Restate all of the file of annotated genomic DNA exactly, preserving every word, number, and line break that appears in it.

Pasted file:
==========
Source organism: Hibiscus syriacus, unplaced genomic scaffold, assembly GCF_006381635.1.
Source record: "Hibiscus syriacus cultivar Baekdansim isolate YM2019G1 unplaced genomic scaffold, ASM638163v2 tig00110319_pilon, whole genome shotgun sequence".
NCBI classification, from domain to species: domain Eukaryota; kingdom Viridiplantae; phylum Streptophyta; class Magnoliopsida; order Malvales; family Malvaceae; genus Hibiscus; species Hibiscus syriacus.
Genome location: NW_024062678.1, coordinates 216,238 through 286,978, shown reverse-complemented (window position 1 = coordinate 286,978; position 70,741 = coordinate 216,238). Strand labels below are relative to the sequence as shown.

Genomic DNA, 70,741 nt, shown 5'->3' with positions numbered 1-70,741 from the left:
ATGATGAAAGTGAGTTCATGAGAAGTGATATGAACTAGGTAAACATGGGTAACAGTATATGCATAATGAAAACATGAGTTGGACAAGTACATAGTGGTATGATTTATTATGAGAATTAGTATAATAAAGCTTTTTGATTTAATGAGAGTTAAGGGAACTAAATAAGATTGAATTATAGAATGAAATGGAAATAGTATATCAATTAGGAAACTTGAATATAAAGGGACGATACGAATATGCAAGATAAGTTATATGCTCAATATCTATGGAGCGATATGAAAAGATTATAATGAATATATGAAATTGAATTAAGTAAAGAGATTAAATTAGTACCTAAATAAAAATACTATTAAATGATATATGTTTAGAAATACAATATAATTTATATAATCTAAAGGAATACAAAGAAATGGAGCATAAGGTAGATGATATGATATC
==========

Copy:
Source organism: Hibiscus syriacus, unplaced genomic scaffold, assembly GCF_006381635.1.
Source record: "Hibiscus syriacus cultivar Baekdansim isolate YM2019G1 unplaced genomic scaffold, ASM638163v2 tig00110319_pilon, whole genome shotgun sequence".
NCBI classification, from domain to species: domain Eukaryota; kingdom Viridiplantae; phylum Streptophyta; class Magnoliopsida; order Malvales; family Malvaceae; genus Hibiscus; species Hibiscus syriacus.
Genome location: NW_024062678.1, coordinates 216,238 through 286,978, shown reverse-complemented (window position 1 = coordinate 286,978; position 70,741 = coordinate 216,238). Strand labels below are relative to the sequence as shown.

Genomic DNA, 70,741 nt, shown 5'->3' with positions numbered 1-70,741 from the left:
ATGATGAAAGTGAGTTCATGAGAAGTGATATGAACTAGGTAAACATGGGTAACAGTATATGCATAATGAAAACATGAGTTGGACAAGTACATAGTGGTATGATTTATTATGAGAATTAGTATAATAAAGCTTTTTGATTTAATGAGAGTTAAGGGAACTAAATAAGATTGAATTATAGAATGAAATGGAAATAGTATATCAATTAGGAAACTTGAATATAAAGGGACGATACGAATATGCAAGATAAGTTATATGCTCAATATCTATGGAGCGATATGAAAAGATTATAATGAATATATGAAATTGAATTAAGTAAAGAGATTAAATTAGTACCTAAATAAAAATACTATTAAATGATATATGTTTAGAAATACAATATAATTTATATAATCTAAAGGAATACAAAGAAATGGAGCATAAGGTAGATGATATGATATC